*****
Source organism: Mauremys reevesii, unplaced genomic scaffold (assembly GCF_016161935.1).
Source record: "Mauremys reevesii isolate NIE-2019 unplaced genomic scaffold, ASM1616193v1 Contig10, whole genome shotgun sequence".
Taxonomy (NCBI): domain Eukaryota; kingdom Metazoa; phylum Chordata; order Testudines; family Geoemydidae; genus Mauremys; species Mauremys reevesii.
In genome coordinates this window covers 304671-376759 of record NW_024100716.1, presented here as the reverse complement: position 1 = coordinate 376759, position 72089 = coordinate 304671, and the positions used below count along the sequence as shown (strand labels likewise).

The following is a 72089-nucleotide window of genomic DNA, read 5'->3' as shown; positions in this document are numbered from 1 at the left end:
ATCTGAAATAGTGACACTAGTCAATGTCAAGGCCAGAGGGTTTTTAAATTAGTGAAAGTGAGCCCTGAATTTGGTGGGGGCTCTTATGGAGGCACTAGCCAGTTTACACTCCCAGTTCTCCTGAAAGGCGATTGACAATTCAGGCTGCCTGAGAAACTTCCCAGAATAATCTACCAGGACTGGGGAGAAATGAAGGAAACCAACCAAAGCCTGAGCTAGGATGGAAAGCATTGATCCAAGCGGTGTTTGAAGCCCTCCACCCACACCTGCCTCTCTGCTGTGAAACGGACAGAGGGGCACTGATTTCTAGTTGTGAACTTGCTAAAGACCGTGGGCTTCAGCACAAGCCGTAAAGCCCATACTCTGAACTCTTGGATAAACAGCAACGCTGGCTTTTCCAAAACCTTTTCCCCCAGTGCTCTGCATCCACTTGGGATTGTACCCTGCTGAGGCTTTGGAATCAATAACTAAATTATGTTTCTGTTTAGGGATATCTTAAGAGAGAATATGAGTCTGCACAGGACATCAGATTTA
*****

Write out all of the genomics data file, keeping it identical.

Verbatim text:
Source organism: Mauremys reevesii, unplaced genomic scaffold (assembly GCF_016161935.1).
Source record: "Mauremys reevesii isolate NIE-2019 unplaced genomic scaffold, ASM1616193v1 Contig10, whole genome shotgun sequence".
Taxonomy (NCBI): domain Eukaryota; kingdom Metazoa; phylum Chordata; order Testudines; family Geoemydidae; genus Mauremys; species Mauremys reevesii.
In genome coordinates this window covers 304671-376759 of record NW_024100716.1, presented here as the reverse complement: position 1 = coordinate 376759, position 72089 = coordinate 304671, and the positions used below count along the sequence as shown (strand labels likewise).

The following is a 72089-nucleotide window of genomic DNA, read 5'->3' as shown; positions in this document are numbered from 1 at the left end:
ATCTGAAATAGTGACACTAGTCAATGTCAAGGCCAGAGGGTTTTTAAATTAGTGAAAGTGAGCCCTGAATTTGGTGGGGGCTCTTATGGAGGCACTAGCCAGTTTACACTCCCAGTTCTCCTGAAAGGCGATTGACAATTCAGGCTGCCTGAGAAACTTCCCAGAATAATCTACCAGGACTGGGGAGAAATGAAGGAAACCAACCAAAGCCTGAGCTAGGATGGAAAGCATTGATCCAAGCGGTGTTTGAAGCCCTCCACCCACACCTGCCTCTCTGCTGTGAAACGGACAGAGGGGCACTGATTTCTAGTTGTGAACTTGCTAAAGACCGTGGGCTTCAGCACAAGCCGTAAAGCCCATACTCTGAACTCTTGGATAAACAGCAACGCTGGCTTTTCCAAAACCTTTTCCCCCAGTGCTCTGCATCCACTTGGGATTGTACCCTGCTGAGGCTTTGGAATCAATAACTAAATTATGTTTCTGTTTAGGGATATCTTAAGAGAGAATATGAGTCTGCACAGGACATCAGATTTA